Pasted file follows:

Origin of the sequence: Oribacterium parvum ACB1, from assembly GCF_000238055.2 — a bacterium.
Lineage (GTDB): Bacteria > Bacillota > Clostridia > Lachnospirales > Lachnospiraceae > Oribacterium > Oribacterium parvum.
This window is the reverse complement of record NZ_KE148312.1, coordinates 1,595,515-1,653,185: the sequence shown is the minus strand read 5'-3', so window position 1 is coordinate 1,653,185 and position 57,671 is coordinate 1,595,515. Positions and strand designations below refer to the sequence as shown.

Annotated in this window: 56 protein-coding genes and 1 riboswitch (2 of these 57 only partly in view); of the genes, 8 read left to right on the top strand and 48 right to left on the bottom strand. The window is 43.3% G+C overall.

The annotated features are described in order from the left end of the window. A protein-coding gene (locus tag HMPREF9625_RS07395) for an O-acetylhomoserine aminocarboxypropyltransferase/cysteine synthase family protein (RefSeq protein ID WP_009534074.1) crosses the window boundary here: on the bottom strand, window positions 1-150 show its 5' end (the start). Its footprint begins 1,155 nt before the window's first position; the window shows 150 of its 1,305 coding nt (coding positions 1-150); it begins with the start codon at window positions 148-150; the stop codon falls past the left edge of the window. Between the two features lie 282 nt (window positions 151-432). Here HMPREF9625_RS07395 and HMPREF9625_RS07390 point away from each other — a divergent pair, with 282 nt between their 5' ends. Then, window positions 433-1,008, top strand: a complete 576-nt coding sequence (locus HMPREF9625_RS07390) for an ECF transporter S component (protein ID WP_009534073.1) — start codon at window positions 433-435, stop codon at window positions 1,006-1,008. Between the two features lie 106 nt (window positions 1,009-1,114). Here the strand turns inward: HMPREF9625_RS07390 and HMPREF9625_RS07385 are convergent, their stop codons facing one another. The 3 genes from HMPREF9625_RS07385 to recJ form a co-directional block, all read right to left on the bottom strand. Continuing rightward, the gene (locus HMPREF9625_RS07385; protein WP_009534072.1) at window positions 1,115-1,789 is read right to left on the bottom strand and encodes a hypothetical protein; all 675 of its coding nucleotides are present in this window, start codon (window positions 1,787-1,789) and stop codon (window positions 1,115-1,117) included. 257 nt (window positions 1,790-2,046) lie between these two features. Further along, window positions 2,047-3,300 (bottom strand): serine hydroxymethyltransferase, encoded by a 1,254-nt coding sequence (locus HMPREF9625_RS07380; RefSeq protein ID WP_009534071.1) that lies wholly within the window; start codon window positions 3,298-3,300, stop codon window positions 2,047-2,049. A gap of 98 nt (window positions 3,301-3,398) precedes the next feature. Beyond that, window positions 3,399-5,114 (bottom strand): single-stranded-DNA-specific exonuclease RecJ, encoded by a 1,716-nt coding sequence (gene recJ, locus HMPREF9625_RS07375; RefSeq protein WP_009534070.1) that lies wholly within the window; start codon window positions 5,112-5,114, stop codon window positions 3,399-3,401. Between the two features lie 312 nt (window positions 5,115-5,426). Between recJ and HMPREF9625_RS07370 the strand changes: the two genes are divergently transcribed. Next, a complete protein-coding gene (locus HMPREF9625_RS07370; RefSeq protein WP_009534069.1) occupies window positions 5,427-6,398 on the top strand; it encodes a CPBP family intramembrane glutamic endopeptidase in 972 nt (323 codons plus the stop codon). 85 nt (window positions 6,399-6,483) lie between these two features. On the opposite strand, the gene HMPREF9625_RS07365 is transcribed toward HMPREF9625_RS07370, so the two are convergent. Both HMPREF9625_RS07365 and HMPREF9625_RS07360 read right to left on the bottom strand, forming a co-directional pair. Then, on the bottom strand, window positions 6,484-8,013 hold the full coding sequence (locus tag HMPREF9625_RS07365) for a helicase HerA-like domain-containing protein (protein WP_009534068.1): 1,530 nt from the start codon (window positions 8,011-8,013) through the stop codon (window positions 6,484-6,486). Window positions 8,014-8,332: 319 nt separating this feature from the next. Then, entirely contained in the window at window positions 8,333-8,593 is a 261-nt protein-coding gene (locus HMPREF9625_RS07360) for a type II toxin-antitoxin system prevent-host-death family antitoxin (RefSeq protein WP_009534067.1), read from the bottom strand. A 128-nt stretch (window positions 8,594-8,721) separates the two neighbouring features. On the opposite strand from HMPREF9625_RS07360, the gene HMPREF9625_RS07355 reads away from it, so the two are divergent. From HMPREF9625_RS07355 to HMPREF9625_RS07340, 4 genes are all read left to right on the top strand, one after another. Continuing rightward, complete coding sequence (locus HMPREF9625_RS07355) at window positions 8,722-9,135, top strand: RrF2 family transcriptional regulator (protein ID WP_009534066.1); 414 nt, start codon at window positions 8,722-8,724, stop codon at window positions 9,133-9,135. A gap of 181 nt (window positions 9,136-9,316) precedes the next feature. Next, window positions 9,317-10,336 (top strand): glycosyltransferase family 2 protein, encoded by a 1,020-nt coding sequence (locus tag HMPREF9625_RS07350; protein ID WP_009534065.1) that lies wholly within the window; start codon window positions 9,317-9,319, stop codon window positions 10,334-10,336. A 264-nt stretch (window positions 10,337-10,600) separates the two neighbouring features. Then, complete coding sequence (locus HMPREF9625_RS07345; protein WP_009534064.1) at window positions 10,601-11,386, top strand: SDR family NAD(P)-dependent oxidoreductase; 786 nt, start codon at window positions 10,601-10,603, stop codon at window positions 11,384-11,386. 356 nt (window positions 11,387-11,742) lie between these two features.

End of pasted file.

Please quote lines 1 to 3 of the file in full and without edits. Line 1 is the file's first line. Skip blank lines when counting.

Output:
Origin of the sequence: Oribacterium parvum ACB1, from assembly GCF_000238055.2 — a bacterium.
Lineage (GTDB): Bacteria > Bacillota > Clostridia > Lachnospirales > Lachnospiraceae > Oribacterium > Oribacterium parvum.
This window is the reverse complement of record NZ_KE148312.1, coordinates 1,595,515-1,653,185: the sequence shown is the minus strand read 5'-3', so window position 1 is coordinate 1,653,185 and position 57,671 is coordinate 1,595,515. Positions and strand designations below refer to the sequence as shown.